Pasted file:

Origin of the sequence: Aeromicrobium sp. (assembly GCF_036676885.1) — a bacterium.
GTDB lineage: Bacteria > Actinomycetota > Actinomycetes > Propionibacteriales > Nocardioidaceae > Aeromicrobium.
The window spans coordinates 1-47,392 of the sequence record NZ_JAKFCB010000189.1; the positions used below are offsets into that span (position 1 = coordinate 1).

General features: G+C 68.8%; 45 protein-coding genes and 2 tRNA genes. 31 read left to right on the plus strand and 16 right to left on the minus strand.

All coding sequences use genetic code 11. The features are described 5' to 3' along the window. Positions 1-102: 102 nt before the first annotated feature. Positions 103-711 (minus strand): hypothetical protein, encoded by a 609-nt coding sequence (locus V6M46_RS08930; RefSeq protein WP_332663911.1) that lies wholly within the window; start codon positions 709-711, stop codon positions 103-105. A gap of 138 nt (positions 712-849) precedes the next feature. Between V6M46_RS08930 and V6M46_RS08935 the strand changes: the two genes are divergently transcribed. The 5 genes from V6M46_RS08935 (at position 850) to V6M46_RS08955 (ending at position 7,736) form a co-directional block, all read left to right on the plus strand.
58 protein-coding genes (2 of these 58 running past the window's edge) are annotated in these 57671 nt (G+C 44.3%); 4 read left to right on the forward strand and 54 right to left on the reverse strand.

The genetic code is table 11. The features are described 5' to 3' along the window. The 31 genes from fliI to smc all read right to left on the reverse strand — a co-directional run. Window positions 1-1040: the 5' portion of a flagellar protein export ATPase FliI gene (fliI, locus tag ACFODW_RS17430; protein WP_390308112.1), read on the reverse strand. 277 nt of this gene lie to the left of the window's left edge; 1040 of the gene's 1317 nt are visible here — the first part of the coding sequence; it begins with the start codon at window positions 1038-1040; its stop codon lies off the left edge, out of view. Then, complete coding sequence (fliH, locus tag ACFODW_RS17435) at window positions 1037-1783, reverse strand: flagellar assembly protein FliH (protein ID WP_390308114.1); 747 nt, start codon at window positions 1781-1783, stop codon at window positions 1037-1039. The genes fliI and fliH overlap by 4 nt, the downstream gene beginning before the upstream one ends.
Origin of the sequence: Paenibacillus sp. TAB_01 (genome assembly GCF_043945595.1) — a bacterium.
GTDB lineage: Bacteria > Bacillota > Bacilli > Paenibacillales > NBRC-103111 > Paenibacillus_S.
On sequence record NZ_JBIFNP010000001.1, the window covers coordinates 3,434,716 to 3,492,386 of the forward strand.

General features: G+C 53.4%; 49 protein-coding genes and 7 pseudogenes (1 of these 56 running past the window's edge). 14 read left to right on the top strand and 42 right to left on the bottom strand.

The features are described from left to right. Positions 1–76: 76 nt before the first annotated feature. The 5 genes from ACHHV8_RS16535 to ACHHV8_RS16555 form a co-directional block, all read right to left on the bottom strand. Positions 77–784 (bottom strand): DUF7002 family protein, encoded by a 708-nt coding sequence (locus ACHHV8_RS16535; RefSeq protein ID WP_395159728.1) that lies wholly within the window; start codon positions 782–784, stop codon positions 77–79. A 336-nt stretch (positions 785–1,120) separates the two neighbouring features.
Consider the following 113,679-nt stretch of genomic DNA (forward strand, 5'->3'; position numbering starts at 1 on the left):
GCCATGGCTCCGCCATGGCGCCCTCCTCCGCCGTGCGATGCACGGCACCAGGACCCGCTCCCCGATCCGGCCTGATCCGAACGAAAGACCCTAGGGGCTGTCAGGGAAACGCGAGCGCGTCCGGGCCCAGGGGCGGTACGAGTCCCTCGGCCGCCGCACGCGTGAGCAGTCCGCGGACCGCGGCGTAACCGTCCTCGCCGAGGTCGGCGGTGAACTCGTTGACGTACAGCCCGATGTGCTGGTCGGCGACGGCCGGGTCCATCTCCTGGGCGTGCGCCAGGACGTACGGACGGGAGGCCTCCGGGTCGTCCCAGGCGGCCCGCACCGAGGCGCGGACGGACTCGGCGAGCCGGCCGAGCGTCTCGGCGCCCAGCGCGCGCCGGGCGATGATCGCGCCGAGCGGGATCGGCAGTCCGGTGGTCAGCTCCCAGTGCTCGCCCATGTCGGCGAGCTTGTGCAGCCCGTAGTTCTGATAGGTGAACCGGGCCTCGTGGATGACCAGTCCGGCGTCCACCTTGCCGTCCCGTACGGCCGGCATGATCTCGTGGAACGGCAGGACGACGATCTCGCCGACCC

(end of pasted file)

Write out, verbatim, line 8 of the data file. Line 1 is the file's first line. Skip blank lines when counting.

Origin of the sequence: Paenibacillus sp. TAB_01 (genome assembly GCF_043945595.1) — a bacterium.